9 August 2019

Call to keep ACT Government out of environmental assessment of light rail Stage 2B

| Ian Bushnell
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A render of light rail vehicle heading towards the city through the Parliamentary Zone.

Any assessment of heritage and environmental impacts of light rail Stage 2B from Commonwealth Park to Woden should be at arm’s length from the ACT Government and the ACT planning authority, according to two submissions to the federal Department of the Environment and Energy.

Both the Inner South Canberra Community Council and the National Trust of Australia (ACT) have called for the Commonwealth to establish an independent inquiry.

The ISCCC says in its submission on the ACT’s referral of the project to the Commonwealth under the Environment Protection and Biodiversity Conservation Act, that there is a ‘demonstrable lack of public confidence in the outcome and transparency of a range of planning decisions for developments elsewhere in Canberra under ACT control’.

While the ISCCC acknowledges the undertaking from Major Projects Canberra that an Environmental Impact Assessment would be conducted in accordance with both Commonwealth and Territory statutory planning requirements, it says this ACT-based approach would be inappropriate.

“The potential impact on key areas of Canberra and its national capital values is such that it would be wholly inappropriate, and indeed undesirable, that the assessment process is auspiced by the Territory,” it says.

The ISCCC also says it doubts that the National Capital Authority is capable of protecting areas of significance along the route.

“There is significant doubt as to whether the NCA has the resourcing and political support to fulfil its mandate of protecting national capital values in the face of pressure from developers and the ACT Government’s expressed need to raise substantial revenue from sale of public land, much of it public open space,” its says.

A map of the route around State Circle from the EPBC referral documents.

The ACT Government acknowledges that the heritage and environmental impacts of Stage 2B will require it to be declared a controlled action and an EIA but the ISCCC believes the process proposed by Major Projects Canberra will not be adequate.

“Nor do we believe that it will offer the same degree of transparency and objectivity as could be achieved by an independent Commonwealth public inquiry with the powers and guarantees provided by the EPBC for this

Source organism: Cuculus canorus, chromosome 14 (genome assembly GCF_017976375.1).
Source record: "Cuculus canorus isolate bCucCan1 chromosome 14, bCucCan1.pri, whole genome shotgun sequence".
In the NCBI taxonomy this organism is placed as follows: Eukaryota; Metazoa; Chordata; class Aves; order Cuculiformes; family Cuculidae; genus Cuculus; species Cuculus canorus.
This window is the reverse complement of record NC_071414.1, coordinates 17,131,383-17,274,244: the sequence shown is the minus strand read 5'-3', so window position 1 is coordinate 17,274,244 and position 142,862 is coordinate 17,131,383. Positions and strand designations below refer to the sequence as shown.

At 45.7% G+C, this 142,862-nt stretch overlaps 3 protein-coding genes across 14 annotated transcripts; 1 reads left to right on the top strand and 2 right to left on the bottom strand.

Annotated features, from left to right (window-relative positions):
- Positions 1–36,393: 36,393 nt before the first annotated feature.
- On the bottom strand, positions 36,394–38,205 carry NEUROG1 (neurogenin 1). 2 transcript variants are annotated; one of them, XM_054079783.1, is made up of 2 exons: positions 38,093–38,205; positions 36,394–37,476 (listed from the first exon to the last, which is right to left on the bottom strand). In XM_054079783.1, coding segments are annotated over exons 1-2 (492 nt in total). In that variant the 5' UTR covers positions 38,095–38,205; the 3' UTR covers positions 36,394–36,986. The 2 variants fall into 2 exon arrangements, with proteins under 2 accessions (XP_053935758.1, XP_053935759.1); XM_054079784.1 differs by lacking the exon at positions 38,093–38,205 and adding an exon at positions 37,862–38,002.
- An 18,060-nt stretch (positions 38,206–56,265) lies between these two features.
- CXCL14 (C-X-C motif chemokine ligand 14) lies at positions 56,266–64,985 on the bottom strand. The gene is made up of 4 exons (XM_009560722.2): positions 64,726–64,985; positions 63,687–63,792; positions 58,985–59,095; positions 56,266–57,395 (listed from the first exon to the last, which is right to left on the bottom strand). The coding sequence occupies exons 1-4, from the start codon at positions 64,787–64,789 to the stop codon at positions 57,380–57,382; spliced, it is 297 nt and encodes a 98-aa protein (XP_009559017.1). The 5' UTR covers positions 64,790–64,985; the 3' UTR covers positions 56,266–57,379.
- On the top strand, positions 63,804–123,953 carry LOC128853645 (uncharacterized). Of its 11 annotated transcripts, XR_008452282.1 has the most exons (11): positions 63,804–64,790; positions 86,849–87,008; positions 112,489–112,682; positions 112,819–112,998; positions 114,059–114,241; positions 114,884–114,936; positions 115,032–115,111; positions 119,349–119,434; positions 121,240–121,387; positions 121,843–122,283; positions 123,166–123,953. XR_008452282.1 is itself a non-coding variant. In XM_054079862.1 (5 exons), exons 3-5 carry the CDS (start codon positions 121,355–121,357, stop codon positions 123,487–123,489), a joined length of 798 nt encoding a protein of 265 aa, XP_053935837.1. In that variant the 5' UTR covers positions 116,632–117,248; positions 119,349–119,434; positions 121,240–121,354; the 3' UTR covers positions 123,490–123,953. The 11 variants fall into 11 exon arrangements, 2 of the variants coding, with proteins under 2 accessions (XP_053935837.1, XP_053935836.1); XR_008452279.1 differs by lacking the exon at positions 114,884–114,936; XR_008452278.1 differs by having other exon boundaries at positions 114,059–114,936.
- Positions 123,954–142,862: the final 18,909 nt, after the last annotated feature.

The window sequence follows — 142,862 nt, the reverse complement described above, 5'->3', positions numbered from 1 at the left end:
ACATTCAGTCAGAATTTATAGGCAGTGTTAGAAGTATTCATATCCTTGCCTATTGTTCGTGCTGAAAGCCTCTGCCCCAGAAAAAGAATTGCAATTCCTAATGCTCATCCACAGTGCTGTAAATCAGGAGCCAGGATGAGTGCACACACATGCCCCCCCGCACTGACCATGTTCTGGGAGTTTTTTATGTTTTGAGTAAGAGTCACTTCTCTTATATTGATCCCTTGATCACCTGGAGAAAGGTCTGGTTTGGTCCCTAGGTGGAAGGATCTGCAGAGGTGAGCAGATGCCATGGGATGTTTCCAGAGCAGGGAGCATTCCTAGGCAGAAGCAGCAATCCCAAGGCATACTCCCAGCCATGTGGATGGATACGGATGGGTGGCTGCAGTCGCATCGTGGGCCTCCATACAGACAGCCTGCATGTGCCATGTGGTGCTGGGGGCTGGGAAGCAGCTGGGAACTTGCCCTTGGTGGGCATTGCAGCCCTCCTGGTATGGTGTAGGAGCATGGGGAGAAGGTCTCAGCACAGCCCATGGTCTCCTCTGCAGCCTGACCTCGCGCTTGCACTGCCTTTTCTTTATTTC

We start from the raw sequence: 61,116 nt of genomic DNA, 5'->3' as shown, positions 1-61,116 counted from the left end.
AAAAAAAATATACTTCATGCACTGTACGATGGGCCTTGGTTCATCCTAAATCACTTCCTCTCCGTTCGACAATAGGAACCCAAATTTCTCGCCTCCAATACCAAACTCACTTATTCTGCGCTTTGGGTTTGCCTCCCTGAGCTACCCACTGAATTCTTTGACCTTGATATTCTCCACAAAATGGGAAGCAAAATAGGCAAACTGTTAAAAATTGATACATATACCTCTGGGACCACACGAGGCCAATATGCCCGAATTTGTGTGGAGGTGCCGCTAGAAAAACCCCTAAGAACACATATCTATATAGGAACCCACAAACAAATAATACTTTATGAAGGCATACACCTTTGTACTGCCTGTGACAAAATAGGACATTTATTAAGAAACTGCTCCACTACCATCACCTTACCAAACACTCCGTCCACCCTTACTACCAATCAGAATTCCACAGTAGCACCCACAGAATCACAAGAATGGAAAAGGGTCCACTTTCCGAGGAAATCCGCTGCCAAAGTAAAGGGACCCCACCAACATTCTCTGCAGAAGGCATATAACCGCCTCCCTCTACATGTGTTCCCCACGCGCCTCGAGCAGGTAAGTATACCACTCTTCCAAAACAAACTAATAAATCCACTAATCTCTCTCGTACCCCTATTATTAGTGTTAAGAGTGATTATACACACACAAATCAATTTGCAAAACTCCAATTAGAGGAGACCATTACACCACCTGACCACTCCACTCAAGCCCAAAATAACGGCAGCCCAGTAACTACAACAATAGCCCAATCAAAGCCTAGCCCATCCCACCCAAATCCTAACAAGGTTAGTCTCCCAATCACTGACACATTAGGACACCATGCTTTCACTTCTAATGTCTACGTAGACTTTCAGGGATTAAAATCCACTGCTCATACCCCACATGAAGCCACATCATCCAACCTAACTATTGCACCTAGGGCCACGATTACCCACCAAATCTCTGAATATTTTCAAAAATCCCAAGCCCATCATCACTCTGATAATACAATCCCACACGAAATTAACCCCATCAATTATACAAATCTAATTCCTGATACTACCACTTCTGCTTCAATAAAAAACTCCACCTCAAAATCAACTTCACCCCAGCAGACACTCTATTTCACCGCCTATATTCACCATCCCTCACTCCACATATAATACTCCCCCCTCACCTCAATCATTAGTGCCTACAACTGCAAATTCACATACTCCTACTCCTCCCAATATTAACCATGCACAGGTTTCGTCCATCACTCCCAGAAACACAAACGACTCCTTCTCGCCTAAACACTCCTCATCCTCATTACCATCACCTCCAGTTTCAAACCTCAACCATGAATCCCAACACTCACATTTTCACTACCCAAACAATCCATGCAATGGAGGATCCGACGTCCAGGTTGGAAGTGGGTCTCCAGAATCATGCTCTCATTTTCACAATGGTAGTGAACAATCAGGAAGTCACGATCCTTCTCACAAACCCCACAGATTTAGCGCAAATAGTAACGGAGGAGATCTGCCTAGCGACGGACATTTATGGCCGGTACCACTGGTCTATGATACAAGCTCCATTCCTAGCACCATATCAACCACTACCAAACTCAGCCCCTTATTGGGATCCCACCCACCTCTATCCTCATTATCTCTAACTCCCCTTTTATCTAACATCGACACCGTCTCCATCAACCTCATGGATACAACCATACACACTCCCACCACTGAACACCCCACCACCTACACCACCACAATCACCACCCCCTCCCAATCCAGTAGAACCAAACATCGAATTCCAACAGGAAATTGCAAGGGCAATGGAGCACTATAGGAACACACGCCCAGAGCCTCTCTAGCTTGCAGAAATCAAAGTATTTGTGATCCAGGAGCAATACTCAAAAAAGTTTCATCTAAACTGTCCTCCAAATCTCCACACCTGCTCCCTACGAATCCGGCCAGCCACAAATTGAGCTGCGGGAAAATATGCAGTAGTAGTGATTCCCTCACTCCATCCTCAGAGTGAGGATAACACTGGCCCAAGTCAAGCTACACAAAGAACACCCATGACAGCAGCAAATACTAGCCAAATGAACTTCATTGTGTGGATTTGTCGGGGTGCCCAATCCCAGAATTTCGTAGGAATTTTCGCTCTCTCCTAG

mode of assessment,” it says.

“To ensure full confidence in the findings of an assessment, it should be conducted at arm’s length from the ACT Government and enable a full and public airing of the views and evidence of those many individuals and organisations which will wish to engage in this important process.”

The ISCCC lists multiple areas of concern including possible impacts on the heritage aspects of the Parliamentary Zone and Parliamentary Triangle, and other Designated Areas in central Canberra along the route, including the proposed new bridge structures and modifications; construction compounds; the maintenance of key vistas; the need to avoid overhead wires through the Parliamentary Triangle; traffic impacts; and implications for the built environment and public open space along the route.

ISCCC chair Marea Fatseas said the EPBC Act provided for five levels of assessment, and the ISCCC had selected the fifth one of a public inquiry, given the significance of the impacts.

“This is the one that will ensure greater detail is provided about the route and approaches to different parts of Stage 2B. There will be a need for a much closer look at it,” she said.

“They’re not just simple engineering things, they have implications for the Parliament House setting.”

For example, she expects that in parts of State Circle there will have to be changes to the topography to make it more level, and a section of the line looks as if it will go through bushland between State and Capital circles.

The other issue is how much of the route will be wire-free. “Chief Minister Andrew Barr was quoted as saying you probably only need to have Commonwealth Avenue wire-free. We don’t know where is being proposed wire-free or not wire-free,” Ms Fatseas said.

The two main points were the route and to what extent it impinged on the curtilage of Parliament House and other heritage places, and the extent of wire-free travel area along the route, she said.